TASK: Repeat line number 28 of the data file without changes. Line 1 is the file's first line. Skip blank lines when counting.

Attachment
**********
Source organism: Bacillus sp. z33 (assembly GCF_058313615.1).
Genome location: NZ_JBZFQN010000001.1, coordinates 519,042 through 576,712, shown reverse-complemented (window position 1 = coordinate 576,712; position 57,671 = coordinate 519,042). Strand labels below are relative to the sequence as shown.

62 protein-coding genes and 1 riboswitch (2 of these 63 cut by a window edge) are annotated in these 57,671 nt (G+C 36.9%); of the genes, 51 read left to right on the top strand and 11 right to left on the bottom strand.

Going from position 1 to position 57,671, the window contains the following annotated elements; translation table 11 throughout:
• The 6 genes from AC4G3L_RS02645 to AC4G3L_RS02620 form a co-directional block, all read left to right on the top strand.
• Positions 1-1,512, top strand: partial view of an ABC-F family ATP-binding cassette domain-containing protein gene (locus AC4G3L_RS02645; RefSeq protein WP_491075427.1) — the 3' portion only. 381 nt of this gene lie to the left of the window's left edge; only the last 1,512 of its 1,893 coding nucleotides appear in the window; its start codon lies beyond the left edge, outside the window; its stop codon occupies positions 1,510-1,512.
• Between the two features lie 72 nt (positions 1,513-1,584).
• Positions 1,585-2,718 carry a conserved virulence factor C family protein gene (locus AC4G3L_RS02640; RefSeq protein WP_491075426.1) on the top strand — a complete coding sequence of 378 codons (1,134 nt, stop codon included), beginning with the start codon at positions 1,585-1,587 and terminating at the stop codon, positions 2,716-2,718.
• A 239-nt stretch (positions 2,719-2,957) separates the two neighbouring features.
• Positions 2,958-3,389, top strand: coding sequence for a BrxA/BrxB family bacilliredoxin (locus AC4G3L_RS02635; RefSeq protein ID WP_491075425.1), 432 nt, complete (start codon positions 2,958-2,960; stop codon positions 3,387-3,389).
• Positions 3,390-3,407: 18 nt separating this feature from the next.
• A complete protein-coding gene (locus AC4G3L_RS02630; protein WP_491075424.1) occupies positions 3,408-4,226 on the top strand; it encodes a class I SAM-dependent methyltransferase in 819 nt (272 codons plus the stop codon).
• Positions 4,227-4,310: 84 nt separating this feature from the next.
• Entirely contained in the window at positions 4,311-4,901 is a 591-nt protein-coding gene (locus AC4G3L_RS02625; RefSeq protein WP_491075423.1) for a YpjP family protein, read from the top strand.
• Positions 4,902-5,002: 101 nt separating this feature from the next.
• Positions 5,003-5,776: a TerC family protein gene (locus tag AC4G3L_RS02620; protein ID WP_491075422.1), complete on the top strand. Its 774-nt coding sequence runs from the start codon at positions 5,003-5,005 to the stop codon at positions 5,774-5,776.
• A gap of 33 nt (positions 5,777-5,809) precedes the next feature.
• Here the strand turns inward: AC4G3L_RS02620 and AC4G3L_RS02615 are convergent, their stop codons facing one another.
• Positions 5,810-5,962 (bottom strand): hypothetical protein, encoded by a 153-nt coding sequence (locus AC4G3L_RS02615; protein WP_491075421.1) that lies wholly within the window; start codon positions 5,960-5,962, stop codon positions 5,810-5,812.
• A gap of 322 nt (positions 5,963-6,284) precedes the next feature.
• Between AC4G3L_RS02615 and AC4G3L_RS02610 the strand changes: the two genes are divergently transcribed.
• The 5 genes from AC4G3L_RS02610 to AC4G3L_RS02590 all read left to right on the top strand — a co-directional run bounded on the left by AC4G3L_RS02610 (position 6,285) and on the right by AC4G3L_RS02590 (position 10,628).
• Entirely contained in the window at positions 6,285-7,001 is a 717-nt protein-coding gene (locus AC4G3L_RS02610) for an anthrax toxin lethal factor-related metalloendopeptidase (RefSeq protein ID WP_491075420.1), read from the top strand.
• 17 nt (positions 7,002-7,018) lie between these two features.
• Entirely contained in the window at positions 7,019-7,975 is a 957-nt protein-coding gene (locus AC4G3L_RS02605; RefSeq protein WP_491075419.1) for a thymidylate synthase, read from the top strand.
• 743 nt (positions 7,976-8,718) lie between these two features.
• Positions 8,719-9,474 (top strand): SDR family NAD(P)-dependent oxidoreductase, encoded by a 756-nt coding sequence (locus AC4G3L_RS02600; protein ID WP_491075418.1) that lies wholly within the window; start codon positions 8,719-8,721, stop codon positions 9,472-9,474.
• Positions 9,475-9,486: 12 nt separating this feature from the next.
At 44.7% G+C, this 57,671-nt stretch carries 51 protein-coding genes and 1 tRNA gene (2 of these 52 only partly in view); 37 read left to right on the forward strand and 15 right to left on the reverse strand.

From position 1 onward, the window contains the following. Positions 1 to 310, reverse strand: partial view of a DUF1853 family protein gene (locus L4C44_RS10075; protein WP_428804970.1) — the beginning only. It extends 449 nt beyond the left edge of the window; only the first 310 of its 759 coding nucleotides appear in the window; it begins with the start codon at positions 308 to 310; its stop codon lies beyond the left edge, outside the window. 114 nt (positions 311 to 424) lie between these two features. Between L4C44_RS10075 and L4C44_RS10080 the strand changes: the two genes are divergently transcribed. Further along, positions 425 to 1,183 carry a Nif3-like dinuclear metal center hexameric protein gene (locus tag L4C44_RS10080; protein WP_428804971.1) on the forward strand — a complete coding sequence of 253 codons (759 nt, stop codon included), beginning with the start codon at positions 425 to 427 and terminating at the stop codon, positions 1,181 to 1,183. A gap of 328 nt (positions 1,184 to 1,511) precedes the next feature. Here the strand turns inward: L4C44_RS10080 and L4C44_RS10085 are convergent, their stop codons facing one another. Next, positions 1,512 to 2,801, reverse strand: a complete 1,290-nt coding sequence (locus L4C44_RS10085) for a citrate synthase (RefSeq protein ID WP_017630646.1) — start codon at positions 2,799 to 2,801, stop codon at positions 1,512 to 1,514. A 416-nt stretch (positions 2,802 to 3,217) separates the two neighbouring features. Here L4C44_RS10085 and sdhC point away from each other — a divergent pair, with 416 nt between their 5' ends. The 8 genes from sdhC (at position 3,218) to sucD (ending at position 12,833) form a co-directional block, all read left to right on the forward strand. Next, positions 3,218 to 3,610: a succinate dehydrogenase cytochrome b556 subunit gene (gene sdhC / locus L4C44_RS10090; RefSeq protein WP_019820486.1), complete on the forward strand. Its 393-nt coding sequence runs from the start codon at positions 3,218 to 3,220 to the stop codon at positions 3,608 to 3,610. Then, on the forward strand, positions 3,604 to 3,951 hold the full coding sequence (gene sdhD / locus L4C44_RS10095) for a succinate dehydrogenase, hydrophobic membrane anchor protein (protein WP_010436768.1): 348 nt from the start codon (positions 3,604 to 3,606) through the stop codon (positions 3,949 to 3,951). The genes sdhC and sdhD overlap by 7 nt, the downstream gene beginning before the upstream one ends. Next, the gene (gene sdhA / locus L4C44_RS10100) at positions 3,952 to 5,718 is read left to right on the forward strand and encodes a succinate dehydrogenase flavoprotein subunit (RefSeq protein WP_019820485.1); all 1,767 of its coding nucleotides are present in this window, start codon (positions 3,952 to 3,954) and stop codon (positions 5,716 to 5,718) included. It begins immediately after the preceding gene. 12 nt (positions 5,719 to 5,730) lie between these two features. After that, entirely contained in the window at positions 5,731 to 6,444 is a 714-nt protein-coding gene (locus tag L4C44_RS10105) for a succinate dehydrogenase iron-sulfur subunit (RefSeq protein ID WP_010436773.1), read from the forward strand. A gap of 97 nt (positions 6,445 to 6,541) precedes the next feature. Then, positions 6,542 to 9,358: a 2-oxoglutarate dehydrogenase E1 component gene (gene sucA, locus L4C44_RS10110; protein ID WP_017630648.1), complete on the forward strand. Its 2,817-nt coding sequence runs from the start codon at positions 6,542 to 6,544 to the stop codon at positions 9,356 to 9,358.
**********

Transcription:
• Positions 9,475-9,486: 12 nt separating this feature from the next.